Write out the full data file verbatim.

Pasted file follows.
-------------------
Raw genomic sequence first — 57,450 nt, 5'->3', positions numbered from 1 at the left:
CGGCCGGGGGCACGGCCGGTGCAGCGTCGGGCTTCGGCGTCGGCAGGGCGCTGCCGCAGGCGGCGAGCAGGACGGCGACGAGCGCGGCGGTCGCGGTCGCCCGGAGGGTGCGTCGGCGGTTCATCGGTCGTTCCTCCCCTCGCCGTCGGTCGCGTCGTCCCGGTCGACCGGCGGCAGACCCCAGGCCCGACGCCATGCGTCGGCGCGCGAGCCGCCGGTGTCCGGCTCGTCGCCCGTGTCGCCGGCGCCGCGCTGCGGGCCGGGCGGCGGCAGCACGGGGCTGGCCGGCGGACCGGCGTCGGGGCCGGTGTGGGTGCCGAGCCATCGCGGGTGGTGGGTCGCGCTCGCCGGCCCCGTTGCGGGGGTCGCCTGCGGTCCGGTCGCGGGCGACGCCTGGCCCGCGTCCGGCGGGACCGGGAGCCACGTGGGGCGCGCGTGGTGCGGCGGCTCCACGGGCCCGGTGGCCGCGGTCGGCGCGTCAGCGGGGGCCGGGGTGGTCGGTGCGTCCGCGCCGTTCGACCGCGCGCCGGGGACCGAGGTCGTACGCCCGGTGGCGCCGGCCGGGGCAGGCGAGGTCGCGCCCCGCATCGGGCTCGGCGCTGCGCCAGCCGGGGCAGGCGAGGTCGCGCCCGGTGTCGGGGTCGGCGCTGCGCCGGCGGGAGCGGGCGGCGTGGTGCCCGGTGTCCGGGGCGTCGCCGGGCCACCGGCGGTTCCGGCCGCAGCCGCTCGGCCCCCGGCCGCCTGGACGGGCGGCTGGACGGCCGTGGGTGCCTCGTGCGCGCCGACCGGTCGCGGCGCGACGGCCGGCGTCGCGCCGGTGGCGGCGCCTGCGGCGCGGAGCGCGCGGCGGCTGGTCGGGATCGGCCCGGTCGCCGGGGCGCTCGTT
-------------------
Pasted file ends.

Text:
Raw genomic sequence first — 57,450 nt, 5'->3', positions numbered from 1 at the left:
CGGCCGGGGGCACGGCCGGTGCAGCGTCGGGCTTCGGCGTCGGCAGGGCGCTGCCGCAGGCGGCGAGCAGGACGGCGACGAGCGCGGCGGTCGCGGTCGCCCGGAGGGTGCGTCGGCGGTTCATCGGTCGTTCCTCCCCTCGCCGTCGGTCGCGTCGTCCCGGTCGACCGGCGGCAGACCCCAGGCCCGACGCCATGCGTCGGCGCGCGAGCCGCCGGTGTCCGGCTCGTCGCCCGTGTCGCCGGCGCCGCGCTGCGGGCCGGGCGGCGGCAGCACGGGGCTGGCCGGCGGACCGGCGTCGGGGCCGGTGTGGGTGCCGAGCCATCGCGGGTGGTGGGTCGCGCTCGCCGGCCCCGTTGCGGGGGTCGCCTGCGGTCCGGTCGCGGGCGACGCCTGGCCCGCGTCCGGCGGGACCGGGAGCCACGTGGGGCGCGCGTGGTGCGGCGGCTCCACGGGCCCGGTGGCCGCGGTCGGCGCGTCAGCGGGGGCCGGGGTGGTCGGTGCGTCCGCGCCGTTCGACCGCGCGCCGGGGACCGAGGTCGTACGCCCGGTGGCGCCGGCCGGGGCAGGCGAGGTCGCGCCCCGCATCGGGCTCGGCGCTGCGCCAGCCGGGGCAGGCGAGGTCGCGCCCGGTGTCGGGGTCGGCGCTGCGCCGGCGGGAGCGGGCGGCGTGGTGCCCGGTGTCCGGGGCGTCGCCGGGCCACCGGCGGTTCCGGCCGCAGCCGCTCGGCCCCCGGCCGCCTGGACGGGCGGCTGGACGGCCGTGGGTGCCTCGTGCGCGCCGACCGGTCGCGGCGCGACGGCCGGCGTCGCGCCGGTGGCGGCGCCTGCGGCGCGGAGCGCGCGGCGGCTGGTCGGGATCGGCCCGGTCGCCGGGGCGCTCGTT